skin tumours include a large variety of benign and malignant neoplasms with
distinct clinical, morphological and genetic profiles. From a clinical and
public health point of view, the malignant melanomas are the most important
group of skin cancers. Although less common than the familiar basal and squamous
cell tumours of the skin, they are much more frequently fatal, due to their
intrinsic tendency to lymphatic and haematogenic metastasis.
high-dose UV radiation is the major environmental risk factor, often in
combination with endogenous factors, including genetic susceptibility.
Malignant melanoma affects predominantly fair-skinned caucasians, although they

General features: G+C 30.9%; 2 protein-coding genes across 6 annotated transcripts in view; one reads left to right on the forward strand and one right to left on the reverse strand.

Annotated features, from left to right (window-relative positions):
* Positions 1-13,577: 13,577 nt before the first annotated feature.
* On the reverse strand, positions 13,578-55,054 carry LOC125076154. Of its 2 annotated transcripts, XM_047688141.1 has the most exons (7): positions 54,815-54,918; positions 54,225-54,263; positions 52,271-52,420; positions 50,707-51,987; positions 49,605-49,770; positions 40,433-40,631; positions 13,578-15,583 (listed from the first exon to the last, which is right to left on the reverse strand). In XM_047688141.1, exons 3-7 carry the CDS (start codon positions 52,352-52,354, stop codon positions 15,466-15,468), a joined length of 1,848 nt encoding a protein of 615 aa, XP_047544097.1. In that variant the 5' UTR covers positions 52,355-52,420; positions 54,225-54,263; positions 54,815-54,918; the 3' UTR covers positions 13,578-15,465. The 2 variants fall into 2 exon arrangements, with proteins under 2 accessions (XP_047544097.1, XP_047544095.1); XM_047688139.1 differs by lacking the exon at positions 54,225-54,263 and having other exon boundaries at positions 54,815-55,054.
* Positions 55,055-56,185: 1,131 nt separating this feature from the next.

also occur in ethnic groups characterized by a more pigmented skin. The sharp
increase in incidence rates largely reflects lifestyle attitudes towards
vacational sun exposure, but recent data indicate that this trend is now
levelling off. Primary prevention and screening for early lesions are
considered the most promising approach to a reduction of melanoma mortality.